10 Tips for Graduates Dealing with Student Loan Debt
College graduation is a rite of passage filled with pomp, circumstance and, sigh, coming to terms with student loan debt. More than two-thirds of college students graduate with student loan debt, the equivalent of an extra auto loan payment for a decade. So, after the graduation parties are over, it’s time to start planning for student loan repayment.
Most student loans enter repayment 6 months after the student graduates or drops below half-time enrollment. Six months is a long time to wait for repayment, long enough for you to lose track of your student loans.
These tips should help new college graduates plan for repaying their student loans.
- Create a student loan checklist with information about each of your student loans, including loan ID number, lender name, lender web site and phone number, payment address, amount borrowed, interest rate and monthly loan payment. It should also include the date your first payment is due.
- Add a reminder to your calendar about a week or two before each due date. If you don’t receive a statement or coupon book by then, call the lender to get the mailing address for the payment and the payment amount. The payment is due even if you don’t get a bill.
- Tell your lender about changes in your contact information. The loan promissory note you signed requires you to notify your lender whenever you move. If you don’t, it may take a few months for the loan statements to catch up with you. By then, you’ll be late with your first loan payment, maybe even in default. Don’t be delinquent!
- If you’ve lost your lender, you can get a list of your federal student loans at StudentLoans.gov. You can find your private student loans by getting your free annual credit report at annualcreditreport.com. Your colleges’ financial aid office may also be able to help you find a list of your loans and lenders.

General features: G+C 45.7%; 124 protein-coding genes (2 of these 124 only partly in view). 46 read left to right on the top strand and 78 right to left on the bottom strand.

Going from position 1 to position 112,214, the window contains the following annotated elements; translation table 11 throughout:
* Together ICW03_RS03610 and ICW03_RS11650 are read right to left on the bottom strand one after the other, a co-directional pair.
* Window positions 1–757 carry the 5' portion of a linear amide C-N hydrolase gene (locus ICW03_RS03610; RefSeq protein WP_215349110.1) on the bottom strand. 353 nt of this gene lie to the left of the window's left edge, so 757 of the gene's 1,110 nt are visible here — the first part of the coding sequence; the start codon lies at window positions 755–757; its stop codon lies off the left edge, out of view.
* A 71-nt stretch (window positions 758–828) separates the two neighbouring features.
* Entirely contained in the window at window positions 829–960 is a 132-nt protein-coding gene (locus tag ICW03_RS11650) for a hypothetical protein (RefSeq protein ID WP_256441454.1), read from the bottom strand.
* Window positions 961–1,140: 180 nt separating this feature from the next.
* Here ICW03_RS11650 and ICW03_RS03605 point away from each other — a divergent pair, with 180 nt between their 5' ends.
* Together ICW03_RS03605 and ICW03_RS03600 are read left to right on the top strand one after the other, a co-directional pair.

- Choose the repayment plan with the highest monthly payment you can afford to save the most money.
- Avoid advance-fee loan scams. Don’t pay money to switch repayment plans or consolidate your federal student loans. You can do this yourself, for free, at StudentLoans.gov. It takes just a few minutes. Never share your FSA ID with anybody, as it is an electronic signature, not just a way to access your student loan account.
- Be careful about refinancing or consolidating your student loans. Loan consolidation does not necessarily save money. The interest rate on a consolidation loan may not be lower than the interest rates on all your loans. Also, if you consolidate your student loans, you will no longer be able to target the loan with the highest interest rate for quicker repayment. Be wary of refinancing federal student loans into private student loans, as you will lose the superior benefits that are provided by federal student loans.
- Target the loan with the highest interest rate for quicker repayment. This will save you the most money and lead to quicker repayment of all your student loans. There are no prepayment penalties on student loans, so you will not have to pay a fee to make an extra payment. Tell the lender to apply the extra payment to the loan with the highest interest rate, specifying the loan id number, if possible. Also, tell the lender to treat the extra payment as an extra payment and not just an early payment of the next installment.
- Sign up for auto-debit, where your monthly loan payment is automatically transferred from your bank account to the lender. Not only will you be less likely to be late with a payment, but many lenders offer a slight interest rate reduction (0.25 percent on federal loans and 0.25 percent or 0.50 percent on private student loans) as an incentive.
- Claim the student loan interest deduction on your federal income tax returns. You can deduct up to $2,500 in interest on federal and private student loans as an above-the-line exclusion from income. This means you can claim the deduction even if you don't itemize. The income phase-outs begin at $65,000 for single filers and $130,000 for married filers with joint returns.
There are also several good tips you should follow that are unrelated to student loans, such as:
- Build an emergency fund with about 6 months’ salary before you start accelerating repayment of your student loans.
- Maximize the employer match on contributions to your 401(k) or other retirement plan.
- Become financially literate by buying a good introduction to managing your money, such as Suze Orman’s The Money Book for the Young, Fabulous & Broke or Beth Kobliner’s Get a Financial Life: Personal Finance In Your Twenties and Thirties. Also, subscribe to Consumer Reports magazine.